International Resin Modellers Association ©SM®TM
Zane R Nobbs
820 North Johnson Street
Bay City, MI 48708
Fokker F.26 Phantom
Boxart by Zane R Nobbs
Perhaps one of the most intriguing designs of the 1940s, the Fokker F.26 Phantom was the first jet design of the Fokker Aviation Company and the first jetliner design for the world. It has also been chosen to be IRMA Kit No. 7 Fokker F.26 Phantom!
Fokker F.26 Phantom, illustration by Thijs Postma
Relying on its excellent reputiation for producing the most advanced fighter planes for Germany during the First World War, including the Fokker E.1, the famous Fokker Dr.1 for the Red Baron, the Fokker D.VII, specifically requested in the Armistice by the Allies, and other airplanes, the company returned to the Netherlands in 1918 when hostilities were concluded. There Anton "Anthony" Herman Gerard Fokker had begun his career with his Fokker Spin prior to the war. Post-war Fokker produced aircraft for the Netherlands, Soviet Union, Germany and others. Fokker aircraft ended up fighting the Luftwaffe with the outbreak of the Second World War with the German invasion of the Netherlands.
Replica of Fokker Dr.1 of Baron Manfred Albrecht Freiherr von Richthofen, the Red Baron, Imperial War Musuem photograph
Originally the Fokker Aviation Company, via Fokker Director Ir. P. J. C. Vos, planned the Phantom in conjunction the the Dutch aviation transportation company KLM-Royal Aviation Company (Koninklijke Luchtvaart Maatschappij N.V.); the Dutch National Institute for Aviation Development (Nationaal Instituut voor Vliegtuigontwikkeling N.V.I.) and the Dutch government.
Photographs provided by Fokker Heritage Trust & F.27 Friendship Association
Construction Chief Ir. M. Beeling was in charge of the Fokker F.26 Phantom project and his team completed two scale models initially for exhibition and wind tunnel testing. This was the catalyst for construction of the Phantom.
Fokker F.26 in flight, Fokker Aviation Company illustration
The F.26 was considered an advanced design, especially in consideration of what the Germans had done to the Fokker factory from reducing its role in avaition to destroying or removing all of its production equipment to Germany during the war. Having lost their founder, Anthony Fokker in 1939 to meningitus in the U.S.A., the Fokker Company forged ahead to regain air routes, contracts and production lost during the war.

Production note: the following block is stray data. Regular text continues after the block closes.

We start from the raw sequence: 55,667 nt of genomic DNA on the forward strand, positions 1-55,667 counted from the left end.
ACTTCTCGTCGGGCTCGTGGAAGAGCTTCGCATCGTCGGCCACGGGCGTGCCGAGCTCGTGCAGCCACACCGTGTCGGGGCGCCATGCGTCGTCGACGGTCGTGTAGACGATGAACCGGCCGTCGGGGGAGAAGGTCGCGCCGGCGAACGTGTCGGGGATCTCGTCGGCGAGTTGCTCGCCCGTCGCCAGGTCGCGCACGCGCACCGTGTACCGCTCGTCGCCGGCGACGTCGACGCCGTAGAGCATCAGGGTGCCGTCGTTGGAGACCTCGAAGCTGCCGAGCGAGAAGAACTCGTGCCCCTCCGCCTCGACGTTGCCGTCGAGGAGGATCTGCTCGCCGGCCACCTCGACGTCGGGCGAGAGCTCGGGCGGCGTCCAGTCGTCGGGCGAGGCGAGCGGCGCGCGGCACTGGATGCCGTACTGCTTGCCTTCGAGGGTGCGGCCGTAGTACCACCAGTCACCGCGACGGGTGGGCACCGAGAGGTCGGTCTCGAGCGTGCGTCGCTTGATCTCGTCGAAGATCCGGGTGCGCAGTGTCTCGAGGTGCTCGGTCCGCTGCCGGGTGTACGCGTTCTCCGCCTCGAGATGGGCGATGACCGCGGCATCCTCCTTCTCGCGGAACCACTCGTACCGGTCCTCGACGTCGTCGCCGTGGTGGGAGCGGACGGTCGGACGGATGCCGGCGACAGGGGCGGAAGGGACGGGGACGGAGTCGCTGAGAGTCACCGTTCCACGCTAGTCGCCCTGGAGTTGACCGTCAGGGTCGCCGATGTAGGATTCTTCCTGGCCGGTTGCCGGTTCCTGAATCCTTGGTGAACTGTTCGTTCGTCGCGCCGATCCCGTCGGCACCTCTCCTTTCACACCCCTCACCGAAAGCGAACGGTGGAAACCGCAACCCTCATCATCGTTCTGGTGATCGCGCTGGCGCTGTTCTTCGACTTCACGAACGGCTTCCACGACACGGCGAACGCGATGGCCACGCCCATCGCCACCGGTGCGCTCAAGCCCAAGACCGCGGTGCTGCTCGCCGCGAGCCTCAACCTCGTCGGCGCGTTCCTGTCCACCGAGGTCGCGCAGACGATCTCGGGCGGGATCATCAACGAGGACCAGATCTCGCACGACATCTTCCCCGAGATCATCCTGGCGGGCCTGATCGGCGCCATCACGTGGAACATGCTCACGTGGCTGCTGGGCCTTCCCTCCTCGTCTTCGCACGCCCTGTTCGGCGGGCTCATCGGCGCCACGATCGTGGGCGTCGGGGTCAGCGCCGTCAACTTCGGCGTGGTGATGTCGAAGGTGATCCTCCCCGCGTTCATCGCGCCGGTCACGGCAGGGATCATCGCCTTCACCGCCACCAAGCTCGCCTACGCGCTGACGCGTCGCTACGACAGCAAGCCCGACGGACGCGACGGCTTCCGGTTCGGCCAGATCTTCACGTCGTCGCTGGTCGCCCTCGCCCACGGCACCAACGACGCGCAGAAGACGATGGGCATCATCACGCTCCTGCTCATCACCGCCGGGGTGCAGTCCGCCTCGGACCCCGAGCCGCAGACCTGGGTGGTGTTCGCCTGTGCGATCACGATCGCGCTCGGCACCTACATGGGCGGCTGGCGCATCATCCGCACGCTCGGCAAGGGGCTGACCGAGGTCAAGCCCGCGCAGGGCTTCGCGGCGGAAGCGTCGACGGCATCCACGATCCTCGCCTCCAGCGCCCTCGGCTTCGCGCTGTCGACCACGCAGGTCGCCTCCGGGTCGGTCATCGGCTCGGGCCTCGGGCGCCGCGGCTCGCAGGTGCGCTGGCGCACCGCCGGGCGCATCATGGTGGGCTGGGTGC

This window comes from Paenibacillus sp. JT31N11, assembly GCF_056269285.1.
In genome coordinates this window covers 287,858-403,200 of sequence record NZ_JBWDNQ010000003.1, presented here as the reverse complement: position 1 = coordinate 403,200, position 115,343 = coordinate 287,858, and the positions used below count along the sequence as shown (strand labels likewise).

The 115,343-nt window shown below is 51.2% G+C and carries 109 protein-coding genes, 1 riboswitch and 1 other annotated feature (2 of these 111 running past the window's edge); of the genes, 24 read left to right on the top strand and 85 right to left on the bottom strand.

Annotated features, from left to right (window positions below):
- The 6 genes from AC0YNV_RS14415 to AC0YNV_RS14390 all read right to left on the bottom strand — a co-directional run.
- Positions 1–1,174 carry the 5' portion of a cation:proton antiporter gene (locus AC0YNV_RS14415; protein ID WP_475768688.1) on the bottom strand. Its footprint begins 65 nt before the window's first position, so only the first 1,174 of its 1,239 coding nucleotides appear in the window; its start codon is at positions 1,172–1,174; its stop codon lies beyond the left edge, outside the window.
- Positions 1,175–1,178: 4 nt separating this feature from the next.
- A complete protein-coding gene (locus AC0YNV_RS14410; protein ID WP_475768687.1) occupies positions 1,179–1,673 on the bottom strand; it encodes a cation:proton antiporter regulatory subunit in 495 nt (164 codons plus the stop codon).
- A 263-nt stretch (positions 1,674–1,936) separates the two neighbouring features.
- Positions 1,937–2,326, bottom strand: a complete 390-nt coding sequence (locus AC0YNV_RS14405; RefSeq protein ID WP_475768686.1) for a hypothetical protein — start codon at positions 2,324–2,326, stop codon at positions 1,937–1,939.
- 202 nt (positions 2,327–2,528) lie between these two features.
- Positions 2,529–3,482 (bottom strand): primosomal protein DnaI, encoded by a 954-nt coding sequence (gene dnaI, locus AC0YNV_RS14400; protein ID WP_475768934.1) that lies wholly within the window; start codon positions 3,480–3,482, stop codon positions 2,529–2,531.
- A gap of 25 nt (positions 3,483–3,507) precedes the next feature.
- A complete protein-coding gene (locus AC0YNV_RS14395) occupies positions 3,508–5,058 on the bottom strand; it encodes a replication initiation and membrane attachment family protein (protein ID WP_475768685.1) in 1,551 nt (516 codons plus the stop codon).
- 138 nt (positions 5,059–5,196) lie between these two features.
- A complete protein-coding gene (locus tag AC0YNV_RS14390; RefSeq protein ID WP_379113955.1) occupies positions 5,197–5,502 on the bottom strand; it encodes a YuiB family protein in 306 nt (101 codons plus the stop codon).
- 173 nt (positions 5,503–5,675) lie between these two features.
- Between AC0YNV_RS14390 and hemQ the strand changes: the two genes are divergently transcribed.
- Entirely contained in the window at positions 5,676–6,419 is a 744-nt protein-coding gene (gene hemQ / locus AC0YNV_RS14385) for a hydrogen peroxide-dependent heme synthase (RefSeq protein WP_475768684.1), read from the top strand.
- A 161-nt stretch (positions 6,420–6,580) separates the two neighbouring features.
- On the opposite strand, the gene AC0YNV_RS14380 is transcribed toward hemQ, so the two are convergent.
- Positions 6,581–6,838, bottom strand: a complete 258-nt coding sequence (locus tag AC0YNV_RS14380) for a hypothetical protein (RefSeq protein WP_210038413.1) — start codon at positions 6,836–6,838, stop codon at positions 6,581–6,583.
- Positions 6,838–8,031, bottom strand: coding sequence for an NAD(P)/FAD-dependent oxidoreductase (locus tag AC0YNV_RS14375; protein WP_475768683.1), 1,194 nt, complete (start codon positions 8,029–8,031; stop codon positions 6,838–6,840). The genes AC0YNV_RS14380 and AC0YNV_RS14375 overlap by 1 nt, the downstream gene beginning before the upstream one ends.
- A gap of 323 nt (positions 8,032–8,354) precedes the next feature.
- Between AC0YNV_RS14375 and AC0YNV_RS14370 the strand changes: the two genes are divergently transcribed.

Anthony Fokker piloting the Spin, 1911, Nationaal Archief photo
Indeed, the Fokker F.26 was presented at the 1946 Paris Air Show in November utilizing British Rolls-Royce jet engines. Unfortunately jet powered airliners were considered too futuristic by many of the world’s airlines and transport companies so no offers resulted at that time. Fokker later claimed that the F.26 was merely a conceptual design, however, developments would appear to prove otherwise.
Fokker F.26 Phantom at Paris Air Show, November, 1946, original photograph property of IRMA
At the behest of Dr. Albert Plesman, head of KLM, Fokker initiated a project in cooperation with the British DeHavilland Aircraft Company to produce a jetliner between the two nations. Dr. Plesman felt this would distribute the costs more economically since he didn’t feel Fokker could achieve such a project on its own, even with government subsidies.
Fokker F.26 Phantom display model, photograph provided by Mr. Bob Dros of BEL-AIR MODELS
The end result was that after joint research the British took all of the data and used it for their own DeHavilland D.H. 106 Comet which would fly in 1949 as the world’s first built jetliner. Later the British would experience this same scenario when they contributed data from their own Miles M.52 with America and the U.S.A. took the data for use on the Bell X-1.
DeHavilland DH-106 Comet prototype, Imperial War Museum photograph
In appearance the Fokker F.26 Phantom was strikingly unique in that the engine placement was beneath the fuselage for the two Rolls-Royce RB.41 Nene centrifuge engines. The aircraft was also an all metal design with accomodations for 17 passengers with a crew of 3. Seating was arranged for two rows on the starboard side with a single row on the port side. At the rear of the aircraft were further accomodations for two cargo bays and a restroom.
Fokker Aviation Company illustration of F.26
Although the F.26 did not enter production beyond some component parts manufacture, wind-tunnel research and market testing did help with development of the British DeHavilland D.H. 106 Comet, the Avro Canada C-102 Jetliner and also with the new Fokker F.27 Friendship of a few years later. The Friendship was powered by two Rolls-Royce Dart turboprop engines located in the more traditional positions on the wings.
Fokker F.27 Friendship prototype in flight, Fokker Aviation Company photograph
In the end the Fokker F.26 Phantom not only demonstrated the perseverance and tenacity of the Fokker Aircraft Corporation, but also the spirit of the Netherlands in rising from the ashes of the Second World War to continue on in the new post-war era with an attitude of optimism and determination in meeting new challenges. Indeed, Fokker was successful with the Fokker S.14, the world’s first specifically designed and produced jet trainer!